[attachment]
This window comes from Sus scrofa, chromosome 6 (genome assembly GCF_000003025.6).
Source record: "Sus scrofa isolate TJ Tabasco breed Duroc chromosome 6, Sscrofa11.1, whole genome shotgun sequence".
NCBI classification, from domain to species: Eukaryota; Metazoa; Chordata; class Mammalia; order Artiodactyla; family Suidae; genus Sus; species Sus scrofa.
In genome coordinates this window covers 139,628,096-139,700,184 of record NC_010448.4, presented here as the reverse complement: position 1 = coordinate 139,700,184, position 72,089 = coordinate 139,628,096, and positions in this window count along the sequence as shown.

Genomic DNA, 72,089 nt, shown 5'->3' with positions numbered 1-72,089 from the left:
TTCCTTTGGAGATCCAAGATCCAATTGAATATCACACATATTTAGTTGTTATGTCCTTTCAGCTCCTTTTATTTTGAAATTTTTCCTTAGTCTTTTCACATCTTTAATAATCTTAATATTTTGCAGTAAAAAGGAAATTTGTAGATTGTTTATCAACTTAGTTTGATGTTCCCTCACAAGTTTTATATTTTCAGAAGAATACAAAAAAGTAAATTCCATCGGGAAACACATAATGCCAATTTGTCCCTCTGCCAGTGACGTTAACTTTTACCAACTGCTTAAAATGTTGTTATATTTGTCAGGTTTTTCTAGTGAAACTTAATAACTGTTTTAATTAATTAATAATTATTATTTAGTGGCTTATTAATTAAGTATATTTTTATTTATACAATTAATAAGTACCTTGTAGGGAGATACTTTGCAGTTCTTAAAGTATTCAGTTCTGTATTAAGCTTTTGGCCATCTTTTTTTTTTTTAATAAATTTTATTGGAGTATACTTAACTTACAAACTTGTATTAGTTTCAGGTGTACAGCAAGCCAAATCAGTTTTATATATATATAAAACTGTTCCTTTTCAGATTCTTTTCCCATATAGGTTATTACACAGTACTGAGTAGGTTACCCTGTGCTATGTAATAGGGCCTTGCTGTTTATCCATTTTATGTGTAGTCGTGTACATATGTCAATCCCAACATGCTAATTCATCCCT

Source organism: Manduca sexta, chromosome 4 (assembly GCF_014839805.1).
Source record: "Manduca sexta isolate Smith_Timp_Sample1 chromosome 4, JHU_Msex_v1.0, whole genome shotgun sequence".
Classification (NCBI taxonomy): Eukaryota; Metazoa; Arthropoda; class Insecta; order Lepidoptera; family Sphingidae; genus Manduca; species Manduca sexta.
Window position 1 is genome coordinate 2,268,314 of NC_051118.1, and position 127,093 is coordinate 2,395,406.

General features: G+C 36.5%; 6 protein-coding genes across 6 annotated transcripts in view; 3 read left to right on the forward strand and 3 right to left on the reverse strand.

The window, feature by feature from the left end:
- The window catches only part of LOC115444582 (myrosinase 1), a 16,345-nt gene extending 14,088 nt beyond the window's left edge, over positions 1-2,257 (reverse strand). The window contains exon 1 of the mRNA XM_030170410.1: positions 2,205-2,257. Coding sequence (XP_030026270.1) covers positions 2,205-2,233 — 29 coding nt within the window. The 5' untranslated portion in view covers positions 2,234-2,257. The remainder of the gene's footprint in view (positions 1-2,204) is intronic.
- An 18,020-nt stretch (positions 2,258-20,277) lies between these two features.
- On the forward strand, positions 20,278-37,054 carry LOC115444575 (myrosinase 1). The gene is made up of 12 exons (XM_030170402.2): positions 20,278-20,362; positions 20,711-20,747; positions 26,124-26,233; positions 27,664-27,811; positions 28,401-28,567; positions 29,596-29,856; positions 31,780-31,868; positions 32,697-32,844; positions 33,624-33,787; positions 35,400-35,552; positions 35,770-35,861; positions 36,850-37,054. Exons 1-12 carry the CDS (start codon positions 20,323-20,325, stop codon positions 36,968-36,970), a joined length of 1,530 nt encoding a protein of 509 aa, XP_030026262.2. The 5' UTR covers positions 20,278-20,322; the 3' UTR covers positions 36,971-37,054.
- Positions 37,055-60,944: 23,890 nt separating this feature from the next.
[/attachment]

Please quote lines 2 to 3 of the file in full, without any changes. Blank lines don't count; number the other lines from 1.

Source record: "Sus scrofa isolate TJ Tabasco breed Duroc chromosome 6, Sscrofa11.1, whole genome shotgun sequence".
NCBI classification, from domain to species: Eukaryota; Metazoa; Chordata; class Mammalia; order Artiodactyla; family Suidae; genus Sus; species Sus scrofa.